Grand Haven Daily Tribune  January 4, 1898


The Closing Scene.


‘Tis midnight’s calm and holy hour!

The crescent moon is in the west;

Upon each dome, and roof, and tower,

A melancholy seems to rest;—

A solemn stillness reigns around,

Both on the land and on the sea:—

Except, at intervals, a sound

In measured tones, comes down to me.


Down from the zenith of the sky—

Aye! down from midnight’s ebon throne;

I hear the echo of a sigh!

And it increases to a moan!

I see the chariot wheels of night,

Moving in that supernal dome;

‘Till from that vaulted, awful height,

I hear the sounds of mourning come!


I see no slow paced funeral train—

No open grave—no somber pall;

But o’er the lake, and sandy plain,

A pallid dimness covers all!

But hark!  The sound of tolling bell,

Falls down distinctly on my ear!

It must be!  It is the knell

Of the departed, vanished year.


The young new moon looks wan tonight—

Its beams have lost their silvery sheen;

A sadness mingles with her light,

And she’s a melancholy queen!

The zephyrs from the sullen lake,

Seem gently sighing with the crowd;

The clouds are towering for his sake,

And each is mantled with a shroud.


The blossom time of “ninety seven”

The summer with its roses red;

The autumn with its fullness given,

And winter with its ermined head:

In solemn form they all draw nigh,

Beneath the concave overhead;

And in expressive silence, sigh

In sad remembrance of the dead!


This is a reminiscent hour—

A time for retrospective thought;

When all the past with mighty power;

Comes all unbidden, and unsought!

Oh! how it points the memory back,

To those bright vistas of the past—

Those balmy days, along life’s track,

Which were too beautiful to last!


Yes, back to childhood’s gladsome time—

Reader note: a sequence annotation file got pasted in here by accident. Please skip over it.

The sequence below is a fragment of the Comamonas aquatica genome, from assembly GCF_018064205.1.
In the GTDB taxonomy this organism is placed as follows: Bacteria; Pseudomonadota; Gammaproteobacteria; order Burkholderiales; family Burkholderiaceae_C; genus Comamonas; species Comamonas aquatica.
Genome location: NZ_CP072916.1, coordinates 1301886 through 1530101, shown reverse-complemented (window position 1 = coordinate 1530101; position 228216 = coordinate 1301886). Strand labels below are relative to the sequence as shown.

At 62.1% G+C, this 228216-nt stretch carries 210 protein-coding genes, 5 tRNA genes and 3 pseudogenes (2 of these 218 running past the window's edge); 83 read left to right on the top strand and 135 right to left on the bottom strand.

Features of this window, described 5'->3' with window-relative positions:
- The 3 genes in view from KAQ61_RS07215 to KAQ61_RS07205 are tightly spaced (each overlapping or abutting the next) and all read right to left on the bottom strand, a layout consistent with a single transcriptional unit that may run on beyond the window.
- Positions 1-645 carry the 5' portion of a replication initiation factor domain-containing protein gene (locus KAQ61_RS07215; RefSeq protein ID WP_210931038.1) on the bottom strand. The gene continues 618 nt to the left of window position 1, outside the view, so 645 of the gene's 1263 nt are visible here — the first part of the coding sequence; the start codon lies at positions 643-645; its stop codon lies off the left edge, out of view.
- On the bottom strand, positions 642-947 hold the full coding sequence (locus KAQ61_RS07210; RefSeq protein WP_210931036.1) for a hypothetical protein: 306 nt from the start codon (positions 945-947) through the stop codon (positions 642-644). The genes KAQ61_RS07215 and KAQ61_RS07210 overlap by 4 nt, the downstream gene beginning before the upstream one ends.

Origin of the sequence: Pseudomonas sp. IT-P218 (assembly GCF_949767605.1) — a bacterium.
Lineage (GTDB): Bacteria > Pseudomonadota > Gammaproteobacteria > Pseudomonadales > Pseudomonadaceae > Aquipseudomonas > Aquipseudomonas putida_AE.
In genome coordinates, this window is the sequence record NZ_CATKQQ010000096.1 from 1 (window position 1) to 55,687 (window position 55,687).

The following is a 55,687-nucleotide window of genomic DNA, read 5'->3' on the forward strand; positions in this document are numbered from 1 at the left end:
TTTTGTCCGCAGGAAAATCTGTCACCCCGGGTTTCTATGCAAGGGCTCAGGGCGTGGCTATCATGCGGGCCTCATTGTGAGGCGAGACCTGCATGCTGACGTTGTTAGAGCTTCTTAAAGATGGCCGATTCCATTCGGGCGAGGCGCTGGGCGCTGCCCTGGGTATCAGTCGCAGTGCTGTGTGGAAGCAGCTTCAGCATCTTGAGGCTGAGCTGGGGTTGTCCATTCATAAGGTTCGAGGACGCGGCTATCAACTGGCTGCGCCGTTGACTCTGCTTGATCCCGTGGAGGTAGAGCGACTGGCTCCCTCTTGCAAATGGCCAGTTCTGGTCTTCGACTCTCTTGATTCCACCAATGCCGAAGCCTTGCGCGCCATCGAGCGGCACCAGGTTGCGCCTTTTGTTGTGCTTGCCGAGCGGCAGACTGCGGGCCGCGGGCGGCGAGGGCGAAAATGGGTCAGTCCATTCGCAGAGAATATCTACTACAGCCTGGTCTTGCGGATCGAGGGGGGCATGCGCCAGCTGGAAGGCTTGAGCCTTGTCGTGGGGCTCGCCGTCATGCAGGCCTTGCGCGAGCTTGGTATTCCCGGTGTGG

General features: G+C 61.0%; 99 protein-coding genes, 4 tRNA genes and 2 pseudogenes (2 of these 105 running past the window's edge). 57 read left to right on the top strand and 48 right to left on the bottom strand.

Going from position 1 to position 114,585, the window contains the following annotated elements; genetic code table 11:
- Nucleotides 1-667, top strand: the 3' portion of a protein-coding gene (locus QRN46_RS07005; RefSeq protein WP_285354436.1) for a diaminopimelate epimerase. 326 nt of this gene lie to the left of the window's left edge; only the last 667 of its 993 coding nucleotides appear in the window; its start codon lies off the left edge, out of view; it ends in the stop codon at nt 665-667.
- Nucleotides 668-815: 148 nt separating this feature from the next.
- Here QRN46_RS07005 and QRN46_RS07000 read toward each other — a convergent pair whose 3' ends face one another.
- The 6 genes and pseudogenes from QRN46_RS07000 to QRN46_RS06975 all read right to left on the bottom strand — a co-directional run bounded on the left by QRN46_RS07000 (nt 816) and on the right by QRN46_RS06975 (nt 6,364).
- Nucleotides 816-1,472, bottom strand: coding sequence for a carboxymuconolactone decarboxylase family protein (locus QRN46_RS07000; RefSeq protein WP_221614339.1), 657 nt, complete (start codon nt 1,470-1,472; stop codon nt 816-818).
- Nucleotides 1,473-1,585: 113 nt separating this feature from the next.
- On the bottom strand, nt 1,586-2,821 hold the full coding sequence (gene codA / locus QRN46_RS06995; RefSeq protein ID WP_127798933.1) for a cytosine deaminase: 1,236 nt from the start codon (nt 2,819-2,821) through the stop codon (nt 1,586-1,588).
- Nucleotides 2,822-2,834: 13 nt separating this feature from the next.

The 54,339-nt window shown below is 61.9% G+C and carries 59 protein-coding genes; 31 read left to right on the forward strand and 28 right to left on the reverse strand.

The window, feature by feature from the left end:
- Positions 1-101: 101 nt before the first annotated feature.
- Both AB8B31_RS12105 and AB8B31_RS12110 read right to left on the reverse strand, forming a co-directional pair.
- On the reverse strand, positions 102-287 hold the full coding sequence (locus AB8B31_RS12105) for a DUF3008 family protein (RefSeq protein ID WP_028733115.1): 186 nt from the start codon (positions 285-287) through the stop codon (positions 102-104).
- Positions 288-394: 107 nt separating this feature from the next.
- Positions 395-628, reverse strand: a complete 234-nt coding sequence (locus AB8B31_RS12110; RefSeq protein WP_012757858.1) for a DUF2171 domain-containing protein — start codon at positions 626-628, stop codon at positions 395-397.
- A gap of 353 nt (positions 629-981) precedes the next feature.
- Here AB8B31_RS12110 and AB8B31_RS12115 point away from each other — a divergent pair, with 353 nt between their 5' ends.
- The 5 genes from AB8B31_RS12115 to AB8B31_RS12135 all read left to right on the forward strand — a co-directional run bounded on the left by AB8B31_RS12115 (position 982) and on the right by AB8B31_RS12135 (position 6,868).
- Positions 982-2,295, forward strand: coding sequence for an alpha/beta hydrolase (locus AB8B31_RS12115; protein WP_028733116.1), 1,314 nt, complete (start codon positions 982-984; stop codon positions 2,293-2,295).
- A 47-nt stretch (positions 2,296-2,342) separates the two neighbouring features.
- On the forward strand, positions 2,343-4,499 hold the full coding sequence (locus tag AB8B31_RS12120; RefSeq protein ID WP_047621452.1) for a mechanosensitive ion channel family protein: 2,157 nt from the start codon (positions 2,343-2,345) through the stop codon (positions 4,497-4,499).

And back to youth’s bright summer days:

To manhood’s sterner autumn prime.

‘Till age is crowned with winter’s bays:—

Hope, joy and love—they are no more—

They perished ‘neath Time’s ruthless tide,

And all we loved so much of yore,

Have sought for graves, in which to hide.


Old time has wrought with two-edged scythes

During all the centuries past;

Oh! how he swings, reaches and writhes,

To mow the nations down, at last!

However much we may shrink back,

And try to flee from him away;

Remorseless Time, is on our track,

And he may cut us down today.


Kingdoms and empires, rise and fall,

And yet, this Tyrant marches on!

Some stars above this earthly ball,

Shine for a night, and then are gone!

Mountains, may rear their lofty heads,

And look into the faces of God!

But after countless years have fled—

They’re often level with the sod!


What wrecks and wreckage, strewn his path!

What utter ruin has he wrought!

But he must cut the aftermath,

And then, Old Time, will come to nought!

Yes, he will reign beneath the skies,

‘Till earth and all its scenes are o’er;

And ‘till the great Archangel cries,—

“Time was:  But Time shall be no more!”


Grand Haven, Mich., Jan, 1. A. D. 1898



Hunton Poem Page

   Microfilm Scan   The Closing Scene

Next Poem